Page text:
Smiley Movement logo

Forward-thinking farms go eco for the planet

Words by Smiley Team

In the luscious green Surrey Hills, Marion McBurney runs an acreage known as Kingfisher Farm. Aside from a few small updates over the years, the farm is remarkable in that it fundamentally hasn’t changed much for decades. 

Since playing on the farm in the 1970s, Marion has maintained an eco-friendly approach to agriculture that she believes could be the answer to climate-related challenges to agriculture. 

On Kingfisher Farm, workers grow rotational crops and use renewable energy, refills and local produce to remain as sustainable as possible. 

To collect and carry fruit and vegetables from the farm shop, customers can use paper bags, cardboard boxes or baskets woven by a local craftsperson.

Marion tells Smiley News: “Since my parents ran the farm in the ‘70s, it's always been clear to us that we shouldn't overbuy or overproduce and that we should always, wherever possible, reuse packaging.”

Initially prompted by her parents’ postwar attitude of ‘make-do and mend’, the business approach has gained legitimacy with time. 

As more people become environmentally aware, the need to remain sustainable becomes ever more apparent. Marion sees the evidence firsthand. Due to the climate crisis, she is experiencing more obstacles to farming, as is the case for many others like her. 

For over a century the farm has produced watercress. But with changing seasons, this has become increasingly difficult. The weather is less predictable, it is difficult to judge when to sew crops, and the watercress takes longer to grow. Other crops such as corn and potatoes are also affected.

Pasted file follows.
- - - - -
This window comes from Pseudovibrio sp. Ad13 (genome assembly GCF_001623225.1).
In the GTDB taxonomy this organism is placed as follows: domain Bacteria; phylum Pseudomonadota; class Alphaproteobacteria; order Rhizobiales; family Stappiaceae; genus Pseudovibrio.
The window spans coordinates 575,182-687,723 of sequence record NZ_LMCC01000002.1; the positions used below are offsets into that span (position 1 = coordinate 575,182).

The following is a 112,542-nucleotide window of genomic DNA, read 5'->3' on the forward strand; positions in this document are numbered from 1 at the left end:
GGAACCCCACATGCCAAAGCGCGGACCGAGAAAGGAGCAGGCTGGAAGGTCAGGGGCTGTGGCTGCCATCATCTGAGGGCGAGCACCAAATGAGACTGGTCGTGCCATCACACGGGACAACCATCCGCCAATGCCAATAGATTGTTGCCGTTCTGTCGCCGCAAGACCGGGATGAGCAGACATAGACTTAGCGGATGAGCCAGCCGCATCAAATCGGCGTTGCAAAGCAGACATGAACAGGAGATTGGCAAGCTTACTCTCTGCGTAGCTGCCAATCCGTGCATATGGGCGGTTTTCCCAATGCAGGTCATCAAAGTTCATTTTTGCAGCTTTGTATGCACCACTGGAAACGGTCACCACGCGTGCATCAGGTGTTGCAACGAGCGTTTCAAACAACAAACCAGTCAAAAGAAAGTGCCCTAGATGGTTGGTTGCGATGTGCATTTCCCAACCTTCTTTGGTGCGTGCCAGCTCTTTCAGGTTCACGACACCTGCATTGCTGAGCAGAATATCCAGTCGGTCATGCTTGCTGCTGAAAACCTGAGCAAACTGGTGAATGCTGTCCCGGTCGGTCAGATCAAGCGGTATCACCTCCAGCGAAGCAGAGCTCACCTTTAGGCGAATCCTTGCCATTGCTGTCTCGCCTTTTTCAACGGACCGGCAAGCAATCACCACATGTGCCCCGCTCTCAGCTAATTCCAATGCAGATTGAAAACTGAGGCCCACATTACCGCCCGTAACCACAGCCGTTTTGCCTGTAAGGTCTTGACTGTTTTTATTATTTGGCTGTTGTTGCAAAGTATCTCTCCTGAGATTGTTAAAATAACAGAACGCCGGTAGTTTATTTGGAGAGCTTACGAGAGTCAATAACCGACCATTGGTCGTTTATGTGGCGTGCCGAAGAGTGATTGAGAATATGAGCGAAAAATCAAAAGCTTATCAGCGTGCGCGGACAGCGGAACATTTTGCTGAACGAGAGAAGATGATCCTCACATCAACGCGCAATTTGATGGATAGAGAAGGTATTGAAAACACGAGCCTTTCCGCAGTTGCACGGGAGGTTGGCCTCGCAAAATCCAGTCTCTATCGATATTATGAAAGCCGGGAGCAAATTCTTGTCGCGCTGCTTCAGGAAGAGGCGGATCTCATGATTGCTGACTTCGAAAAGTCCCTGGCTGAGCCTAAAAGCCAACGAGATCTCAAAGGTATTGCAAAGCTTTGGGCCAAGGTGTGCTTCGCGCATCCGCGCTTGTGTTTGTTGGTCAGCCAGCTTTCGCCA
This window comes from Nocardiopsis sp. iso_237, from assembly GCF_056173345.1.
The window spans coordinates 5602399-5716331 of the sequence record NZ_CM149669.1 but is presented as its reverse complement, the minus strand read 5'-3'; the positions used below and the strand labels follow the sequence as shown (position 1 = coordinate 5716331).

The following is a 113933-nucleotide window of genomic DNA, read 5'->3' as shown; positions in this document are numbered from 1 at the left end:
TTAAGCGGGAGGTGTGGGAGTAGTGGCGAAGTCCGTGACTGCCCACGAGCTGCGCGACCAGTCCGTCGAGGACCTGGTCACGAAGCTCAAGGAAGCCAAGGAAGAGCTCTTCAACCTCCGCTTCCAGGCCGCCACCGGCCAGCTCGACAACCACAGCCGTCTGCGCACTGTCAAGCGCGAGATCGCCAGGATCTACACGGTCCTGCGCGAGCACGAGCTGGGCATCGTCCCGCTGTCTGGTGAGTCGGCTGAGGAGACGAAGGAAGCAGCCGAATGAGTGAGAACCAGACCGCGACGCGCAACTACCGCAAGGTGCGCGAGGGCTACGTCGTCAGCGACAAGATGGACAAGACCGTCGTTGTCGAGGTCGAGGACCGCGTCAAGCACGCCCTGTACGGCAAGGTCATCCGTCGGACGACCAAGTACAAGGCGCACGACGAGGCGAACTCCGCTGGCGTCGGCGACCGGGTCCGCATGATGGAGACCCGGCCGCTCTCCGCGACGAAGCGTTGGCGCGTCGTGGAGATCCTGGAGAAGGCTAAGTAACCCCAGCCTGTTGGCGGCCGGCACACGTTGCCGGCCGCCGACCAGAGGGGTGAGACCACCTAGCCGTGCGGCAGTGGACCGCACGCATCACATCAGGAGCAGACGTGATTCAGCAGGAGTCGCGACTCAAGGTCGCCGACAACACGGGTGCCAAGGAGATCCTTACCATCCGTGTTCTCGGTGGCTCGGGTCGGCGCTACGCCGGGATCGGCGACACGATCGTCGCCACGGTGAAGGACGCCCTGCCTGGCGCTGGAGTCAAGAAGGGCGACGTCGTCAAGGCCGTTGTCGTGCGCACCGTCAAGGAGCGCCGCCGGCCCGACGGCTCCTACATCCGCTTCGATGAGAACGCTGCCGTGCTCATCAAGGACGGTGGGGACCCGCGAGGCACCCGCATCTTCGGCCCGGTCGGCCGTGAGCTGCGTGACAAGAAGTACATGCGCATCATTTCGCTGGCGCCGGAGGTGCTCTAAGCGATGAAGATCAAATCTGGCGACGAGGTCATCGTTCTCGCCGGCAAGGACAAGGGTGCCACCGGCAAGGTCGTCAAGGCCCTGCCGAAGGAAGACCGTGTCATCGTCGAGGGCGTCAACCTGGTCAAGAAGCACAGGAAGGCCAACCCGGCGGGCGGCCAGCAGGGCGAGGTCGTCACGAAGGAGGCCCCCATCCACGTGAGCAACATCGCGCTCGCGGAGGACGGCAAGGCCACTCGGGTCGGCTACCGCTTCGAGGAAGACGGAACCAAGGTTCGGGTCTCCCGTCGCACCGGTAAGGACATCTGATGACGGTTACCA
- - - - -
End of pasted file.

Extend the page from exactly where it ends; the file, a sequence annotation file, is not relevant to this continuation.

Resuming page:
“They call the period between last year’s harvest and the next harvest time ‘the hungry months’ and I think it's only going to become more true to its name as time passes,” she says.

But to overcome these challenges, she believes her age-old approach to farming will outdo more intensive forms of agriculture. 

She explains: “With intensive monocropping, if something goes wrong it will impact your entire production system. Whereas if you're just cultivating a small area with rotating crops, then a crop failure won’t have such a significant impact on your business - so you have more control.”

Additionally, she believes her approach is better for strengthening communities. 

“In smaller farm businesses, the focus on the local community is much greater. You’re feeding people you have regular contact with rather than people hundreds of miles away from where the food is produced.”

“With time I think small-scale farming is only going to become stronger,” she adds.

Inspired to act?

DONATE: To encourage more sustainable farming in the UK, donate to the Sustainable Food Trust.

TAKE ACTION: Add your voice to the growing call for sustainable food production. Get involved with the Sustainable Food Trust.


This article aligns with the following UN SDGs

You might also like…